Up in the Air

“When I was a lad growing up near Gatwick, I had this recurring dream that I would suddenly become airborne and go flying round the countryside,” says Martin Pettifer, a technician inthe Mechanical Instrumentation Workshop in the Department of Physics.

Martin Petifer

“My whole life I’ve been obsessed with the sky,” he admits. Martin qualified as a pilot by the age of 21 and has been doing aerobatics in vintage planes, and passing on his passion by working as a flying instructor, at the weekends ever since. He relishes a challenge; whether that be in his weekday role – making tiny prototypes from start to finish for academics to enable them to do their experiments with lasers or cryogenics – or looping the loop in a WWII Tiger Moth. “I prefer flying older planes, as their lack of technology makes them a real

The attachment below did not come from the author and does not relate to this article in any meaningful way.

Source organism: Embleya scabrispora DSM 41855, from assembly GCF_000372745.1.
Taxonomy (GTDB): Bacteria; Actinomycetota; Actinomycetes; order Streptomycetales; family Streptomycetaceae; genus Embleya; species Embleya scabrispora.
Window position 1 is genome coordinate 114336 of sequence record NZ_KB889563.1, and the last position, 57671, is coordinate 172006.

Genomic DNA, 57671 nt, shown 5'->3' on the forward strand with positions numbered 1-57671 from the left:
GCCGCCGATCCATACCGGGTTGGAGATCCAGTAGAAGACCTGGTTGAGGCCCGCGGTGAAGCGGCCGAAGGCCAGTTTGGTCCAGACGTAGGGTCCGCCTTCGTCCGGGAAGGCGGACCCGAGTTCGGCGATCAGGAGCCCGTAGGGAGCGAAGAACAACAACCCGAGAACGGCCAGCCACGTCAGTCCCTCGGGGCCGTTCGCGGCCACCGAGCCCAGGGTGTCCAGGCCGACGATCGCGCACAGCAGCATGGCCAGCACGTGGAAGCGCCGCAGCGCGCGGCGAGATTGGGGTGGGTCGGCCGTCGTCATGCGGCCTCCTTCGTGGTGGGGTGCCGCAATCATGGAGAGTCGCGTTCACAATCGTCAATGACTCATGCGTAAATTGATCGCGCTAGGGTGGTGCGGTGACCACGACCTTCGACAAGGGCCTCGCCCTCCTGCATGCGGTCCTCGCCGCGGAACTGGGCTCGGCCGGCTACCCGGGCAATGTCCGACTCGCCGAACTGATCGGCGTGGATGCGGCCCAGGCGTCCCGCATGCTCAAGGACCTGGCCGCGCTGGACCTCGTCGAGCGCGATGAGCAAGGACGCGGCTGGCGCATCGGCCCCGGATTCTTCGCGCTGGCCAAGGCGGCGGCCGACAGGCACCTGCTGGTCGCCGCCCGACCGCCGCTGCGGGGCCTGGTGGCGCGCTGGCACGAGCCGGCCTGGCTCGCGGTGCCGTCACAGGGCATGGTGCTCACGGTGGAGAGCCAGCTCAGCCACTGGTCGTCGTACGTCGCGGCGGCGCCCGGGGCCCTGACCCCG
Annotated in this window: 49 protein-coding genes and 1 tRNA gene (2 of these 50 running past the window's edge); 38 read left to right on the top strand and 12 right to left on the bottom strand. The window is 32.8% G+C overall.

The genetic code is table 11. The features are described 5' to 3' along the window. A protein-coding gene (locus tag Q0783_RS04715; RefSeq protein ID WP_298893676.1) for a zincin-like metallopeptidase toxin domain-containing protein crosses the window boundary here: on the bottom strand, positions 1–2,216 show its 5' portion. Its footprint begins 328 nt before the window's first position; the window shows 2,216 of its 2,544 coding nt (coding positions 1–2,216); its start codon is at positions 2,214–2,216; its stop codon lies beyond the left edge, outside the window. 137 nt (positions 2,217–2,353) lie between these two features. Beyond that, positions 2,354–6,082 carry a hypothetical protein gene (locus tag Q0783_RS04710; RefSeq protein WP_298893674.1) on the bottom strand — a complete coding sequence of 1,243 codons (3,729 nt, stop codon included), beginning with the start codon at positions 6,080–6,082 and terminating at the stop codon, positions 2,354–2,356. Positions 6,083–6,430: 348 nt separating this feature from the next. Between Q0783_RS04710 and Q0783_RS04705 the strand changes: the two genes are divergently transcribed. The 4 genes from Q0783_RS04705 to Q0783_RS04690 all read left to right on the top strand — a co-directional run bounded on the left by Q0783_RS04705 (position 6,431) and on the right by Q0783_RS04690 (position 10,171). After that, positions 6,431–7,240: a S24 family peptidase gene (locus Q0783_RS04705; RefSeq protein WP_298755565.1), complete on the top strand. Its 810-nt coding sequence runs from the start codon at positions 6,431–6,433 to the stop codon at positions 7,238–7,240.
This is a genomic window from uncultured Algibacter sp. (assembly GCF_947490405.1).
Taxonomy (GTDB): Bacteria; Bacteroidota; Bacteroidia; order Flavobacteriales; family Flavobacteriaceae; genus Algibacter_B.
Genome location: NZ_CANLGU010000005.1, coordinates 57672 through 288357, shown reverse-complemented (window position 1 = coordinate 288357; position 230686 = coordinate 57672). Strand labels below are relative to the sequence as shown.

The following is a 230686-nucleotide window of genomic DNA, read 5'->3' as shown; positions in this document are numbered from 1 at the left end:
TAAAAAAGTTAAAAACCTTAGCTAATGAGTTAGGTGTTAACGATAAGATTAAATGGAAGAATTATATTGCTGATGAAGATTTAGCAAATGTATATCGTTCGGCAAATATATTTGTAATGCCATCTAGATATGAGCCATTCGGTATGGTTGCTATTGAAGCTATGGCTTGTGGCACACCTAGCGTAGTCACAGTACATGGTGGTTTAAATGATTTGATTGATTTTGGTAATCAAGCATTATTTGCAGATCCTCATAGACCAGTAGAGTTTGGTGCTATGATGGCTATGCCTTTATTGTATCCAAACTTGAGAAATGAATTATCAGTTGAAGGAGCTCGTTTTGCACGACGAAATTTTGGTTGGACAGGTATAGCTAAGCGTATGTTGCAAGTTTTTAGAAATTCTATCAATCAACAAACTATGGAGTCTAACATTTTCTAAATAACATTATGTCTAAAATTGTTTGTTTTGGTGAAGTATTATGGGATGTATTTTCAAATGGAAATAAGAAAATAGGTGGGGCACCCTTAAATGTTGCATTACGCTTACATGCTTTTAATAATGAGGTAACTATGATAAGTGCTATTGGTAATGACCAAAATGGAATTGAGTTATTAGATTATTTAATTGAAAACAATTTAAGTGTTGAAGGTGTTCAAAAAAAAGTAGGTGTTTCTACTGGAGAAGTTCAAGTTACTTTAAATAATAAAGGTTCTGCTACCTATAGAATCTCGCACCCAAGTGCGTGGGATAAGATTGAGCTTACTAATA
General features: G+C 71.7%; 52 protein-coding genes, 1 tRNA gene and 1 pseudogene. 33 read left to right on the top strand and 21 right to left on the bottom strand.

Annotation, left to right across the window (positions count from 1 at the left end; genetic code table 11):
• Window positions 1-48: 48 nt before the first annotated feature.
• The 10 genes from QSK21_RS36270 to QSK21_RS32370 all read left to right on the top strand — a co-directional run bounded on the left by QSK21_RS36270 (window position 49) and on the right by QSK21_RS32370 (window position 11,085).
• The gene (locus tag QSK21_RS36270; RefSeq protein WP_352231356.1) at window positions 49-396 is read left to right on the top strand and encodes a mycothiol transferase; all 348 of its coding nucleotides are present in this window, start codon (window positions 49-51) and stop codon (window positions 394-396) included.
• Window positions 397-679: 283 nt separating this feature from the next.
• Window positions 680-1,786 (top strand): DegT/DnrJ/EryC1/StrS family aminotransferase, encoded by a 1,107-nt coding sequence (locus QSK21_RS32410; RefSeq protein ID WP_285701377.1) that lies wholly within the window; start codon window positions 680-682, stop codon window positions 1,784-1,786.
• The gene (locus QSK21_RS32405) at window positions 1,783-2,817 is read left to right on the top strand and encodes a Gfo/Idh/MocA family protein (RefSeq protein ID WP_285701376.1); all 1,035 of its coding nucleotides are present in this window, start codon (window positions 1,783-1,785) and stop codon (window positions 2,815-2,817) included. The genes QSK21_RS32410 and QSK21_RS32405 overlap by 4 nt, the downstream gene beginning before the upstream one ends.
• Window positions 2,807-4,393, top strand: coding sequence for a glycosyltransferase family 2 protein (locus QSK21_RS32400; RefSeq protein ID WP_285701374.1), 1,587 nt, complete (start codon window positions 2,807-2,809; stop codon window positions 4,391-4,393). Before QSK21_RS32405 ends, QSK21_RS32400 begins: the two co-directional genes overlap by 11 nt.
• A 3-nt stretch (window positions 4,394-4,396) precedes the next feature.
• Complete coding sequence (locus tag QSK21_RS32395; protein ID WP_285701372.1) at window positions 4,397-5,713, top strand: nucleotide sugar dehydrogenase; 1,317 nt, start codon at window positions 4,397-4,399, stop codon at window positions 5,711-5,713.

"My whole life I’ve been obsessed with the sky,"

handful to fly,” he explains. Martin would love to use his expertise to build his own plane one day but dismisses making one from  a kit, in favour of doing it from scratch. “The problem is that would take up to 15 years and, for me, that’s valuable flying time I’m not prepared to sacrifice."